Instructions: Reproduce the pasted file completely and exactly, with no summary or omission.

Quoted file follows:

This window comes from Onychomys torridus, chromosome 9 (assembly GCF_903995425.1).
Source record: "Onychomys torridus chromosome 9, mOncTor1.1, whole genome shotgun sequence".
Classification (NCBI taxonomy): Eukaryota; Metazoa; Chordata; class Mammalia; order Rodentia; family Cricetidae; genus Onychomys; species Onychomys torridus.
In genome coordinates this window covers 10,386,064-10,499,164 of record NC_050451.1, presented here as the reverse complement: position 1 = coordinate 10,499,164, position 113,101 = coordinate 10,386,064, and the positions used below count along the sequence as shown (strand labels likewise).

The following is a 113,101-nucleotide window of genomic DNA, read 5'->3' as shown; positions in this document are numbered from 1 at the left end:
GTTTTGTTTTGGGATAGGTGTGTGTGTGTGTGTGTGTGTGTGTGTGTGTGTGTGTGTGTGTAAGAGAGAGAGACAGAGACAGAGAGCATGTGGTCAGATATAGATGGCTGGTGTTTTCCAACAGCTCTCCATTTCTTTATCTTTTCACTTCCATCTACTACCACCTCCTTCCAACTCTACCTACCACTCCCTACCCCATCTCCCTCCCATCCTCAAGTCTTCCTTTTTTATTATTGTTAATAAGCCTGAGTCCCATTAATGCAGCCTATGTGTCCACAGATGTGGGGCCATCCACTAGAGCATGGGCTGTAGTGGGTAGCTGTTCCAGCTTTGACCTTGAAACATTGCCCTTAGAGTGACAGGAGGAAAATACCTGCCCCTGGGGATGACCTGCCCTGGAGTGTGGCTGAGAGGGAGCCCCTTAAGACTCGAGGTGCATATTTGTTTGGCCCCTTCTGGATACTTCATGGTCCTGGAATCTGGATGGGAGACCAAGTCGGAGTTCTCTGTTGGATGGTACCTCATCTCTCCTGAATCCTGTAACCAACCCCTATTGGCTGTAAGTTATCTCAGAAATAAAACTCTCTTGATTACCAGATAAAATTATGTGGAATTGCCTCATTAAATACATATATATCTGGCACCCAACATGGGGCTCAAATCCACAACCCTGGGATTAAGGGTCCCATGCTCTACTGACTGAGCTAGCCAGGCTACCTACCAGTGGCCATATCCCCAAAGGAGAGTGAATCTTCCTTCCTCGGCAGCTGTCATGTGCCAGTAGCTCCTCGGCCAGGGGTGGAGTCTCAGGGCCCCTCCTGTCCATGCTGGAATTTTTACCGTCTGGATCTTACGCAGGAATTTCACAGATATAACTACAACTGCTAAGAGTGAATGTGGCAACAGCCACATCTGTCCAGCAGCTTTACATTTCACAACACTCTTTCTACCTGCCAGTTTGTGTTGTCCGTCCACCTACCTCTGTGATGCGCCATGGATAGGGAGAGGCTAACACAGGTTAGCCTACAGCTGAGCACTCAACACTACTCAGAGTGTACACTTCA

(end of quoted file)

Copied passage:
This window comes from Onychomys torridus, chromosome 9 (assembly GCF_903995425.1).
Source record: "Onychomys torridus chromosome 9, mOncTor1.1, whole genome shotgun sequence".
Classification (NCBI taxonomy): Eukaryota; Metazoa; Chordata; class Mammalia; order Rodentia; family Cricetidae; genus Onychomys; species Onychomys torridus.
In genome coordinates this window covers 10,386,064-10,499,164 of record NC_050451.1, presented here as the reverse complement: position 1 = coordinate 10,499,164, position 113,101 = coordinate 10,386,064, and the positions used below count along the sequence as shown (strand labels likewise).

The following is a 113,101-nucleotide window of genomic DNA, read 5'->3' as shown; positions in this document are numbered from 1 at the left end:
GTTTTGTTTTGGGATAGGTGTGTGTGTGTGTGTGTGTGTGTGTGTGTGTGTGTGTGTGTGTAAGAGAGAGAGACAGAGACAGAGAGCATGTGGTCAGATATAGATGGCTGGTGTTTTCCAACAGCTCTCCATTTCTTTATCTTTTCACTTCCATCTACTACCACCTCCTTCCAACTCTACCTACCACTCCCTACCCCATCTCCCTCCCATCCTCAAGTCTTCCTTTTTTATTATTGTTAATAAGCCTGAGTCCCATTAATGCAGCCTATGTGTCCACAGATGTGGGGCCATCCACTAGAGCATGGGCTGTAGTGGGTAGCTGTTCCAGCTTTGACCTTGAAACATTGCCCTTAGAGTGACAGGAGGAAAATACCTGCCCCTGGGGATGACCTGCCCTGGAGTGTGGCTGAGAGGGAGCCCCTTAAGACTCGAGGTGCATATTTGTTTGGCCCCTTCTGGATACTTCATGGTCCTGGAATCTGGATGGGAGACCAAGTCGGAGTTCTCTGTTGGATGGTACCTCATCTCTCCTGAATCCTGTAACCAACCCCTATTGGCTGTAAGTTATCTCAGAAATAAAACTCTCTTGATTACCAGATAAAATTATGTGGAATTGCCTCATTAAATACATATATATCTGGCACCCAACATGGGGCTCAAATCCACAACCCTGGGATTAAGGGTCCCATGCTCTACTGACTGAGCTAGCCAGGCTACCTACCAGTGGCCATATCCCCAAAGGAGAGTGAATCTTCCTTCCTCGGCAGCTGTCATGTGCCAGTAGCTCCTCGGCCAGGGGTGGAGTCTCAGGGCCCCTCCTGTCCATGCTGGAATTTTTACCGTCTGGATCTTACGCAGGAATTTCACAGATATAACTACAACTGCTAAGAGTGAATGTGGCAACAGCCACATCTGTCCAGCAGCTTTACATTTCACAACACTCTTTCTACCTGCCAGTTTGTGTTGTCCGTCCACCTACCTCTGTGATGCGCCATGGATAGGGAGAGGCTAACACAGGTTAGCCTACAGCTGAGCACTCAACACTACTCAGAGTGTACACTTCA